Race is a Team Sport

The content originally appeared on: The Barnacle News
Lenrod Nzulu Baraka

By Lenrod Nzulu Baraka

Claude Anderson, the author of Powernomics and a number of other enlightening books that all Black people should read, reminds us both in his books and in his lectures that the game of race is a team sport.  As in all team sports, it matters little how skillful each individual player is.  Until each player learns how to combine their individual skills with the individual skills of their team mates, victory will continue to be illusive.

As I write this article, there are fifty-four countries in Africa with two additional states whose independence is under dispute.  Many African countries can be compared to highly skilled football players.  Nigeria with its oil reserves and massive population is the star player in Sub-Saharan Africa. South Africa, Ethiopia, Ghana, Kenya, Tanzania and Rwanda are all highly gifted players as well. The Congo and many other African countries are brimming over with hugely undiscovered potential and talent. The tragedy of the African continent is that notwithstanding its depth of resources and talent, Africa continues to punch way below its hitting potential.  

China, the US, and India are three shining example of nations that have created strong national identities out of a potpourri of ethnicities, culture, tribes, and languages. All three of these three nations have been successful at creating ethnic melting pots that have managed to produce sufficiently homogenous populations needed for national cohesion.  Even though there are still pockets of political resistance in China, the US, and India, the central government is strong enough to overcome any resistance that threatens national cohesion.

It should be noted that Kwame Nkrumah (may our ancestors always be remembered) envisioned the creation of a strong African state that would have been able to overcome any threats to its stability and existence.  Our great ancestor Nkrumah urged his fellow African heads of state to sacrifice their individual national ambitions to facilitate the birthing of the United States of Africa. President Nkrumah warned that if African leaders were seduced by their own individual talents, they would be picked off one after the other by nations that had learned the lesson of how to play the game of race as a team.

Even though the Arab and the European invaders of Africa came from many different nations, they were still united in common purpose often by religion and culture.  Islam and Christianity helped to forge the Arab and European invaders into a unified philosophical stream that was willing to unite to defeat the common African enemy when necessary.

Africans hampered their own cause by embracing the religion, culture, and languages of their colonizers. As Chinua Achebe observed, the invaders plunged a dagger into the center of that which held African societies together resulting in everything falling apart. Unlike the Chinese and the Indians who were also victims of colonization, African jettisoned their own spiritual traditions, culture, and ancestors for the spiritual traditions culture, and ancestors of Jews, Arabs, and Europeans. To this day much of what Africans claim as African culture is nothing more that recycled Islam and Christianity.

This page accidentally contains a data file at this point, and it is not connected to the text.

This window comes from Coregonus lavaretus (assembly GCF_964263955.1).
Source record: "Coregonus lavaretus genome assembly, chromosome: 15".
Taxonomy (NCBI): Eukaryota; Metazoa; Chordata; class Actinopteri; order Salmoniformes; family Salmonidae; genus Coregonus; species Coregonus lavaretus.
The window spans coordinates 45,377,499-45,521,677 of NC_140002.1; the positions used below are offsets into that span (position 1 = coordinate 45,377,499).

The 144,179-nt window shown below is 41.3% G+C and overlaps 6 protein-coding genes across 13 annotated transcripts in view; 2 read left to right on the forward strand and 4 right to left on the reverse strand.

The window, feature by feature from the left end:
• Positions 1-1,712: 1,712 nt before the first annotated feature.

The reconfiguration of the global order as the US retreats from its role of being the policeman of the world had created a small window of opportunity for African, Caribbean, and Pacific states to evolve a new set of rules, structures, and organizations to help the global Black collective punch more efficiently and more effectively. President Ruto of Kenya and a few other African leaders seemed to be moving in a direction similar to what President Nkrumah envisaged. The same can be said of a few Caribbean political leaders.

Regrettably the window of opportunity will not remain open for long.  African, Caribbean, and Pacific leaders have to make some hard choices about the future of the three regions.  We can choose to continue flexing our muscles and talents as individual nations or we can decide to pool our national resources under one central authority that will then speak and act on behalf of the majority of the black collective. 

The current Black generation, like the generation of the 1960s, is faced with the choice of playing the game of race as a disjointed collection of skilled players totally lacking in coordination and communication with equally skilled but disconnected players in the rest of the Black collective. History has already demonstrated that this course of action is a dead-end street for Africa, the Caribbean and the Pacific nations.  Going forward, we will either learn how to swim together as one global Black collective or we will stay disconnected and disunited as we struggle against the rising tides, eventually succumbing to the deadly currents, and drowning one after the other.

Lenrod Nzulu Baraka is the founder of Afro-Caribbean Spiritual Teaching Center and the author of Oreos, Coconuts, and Negropeans.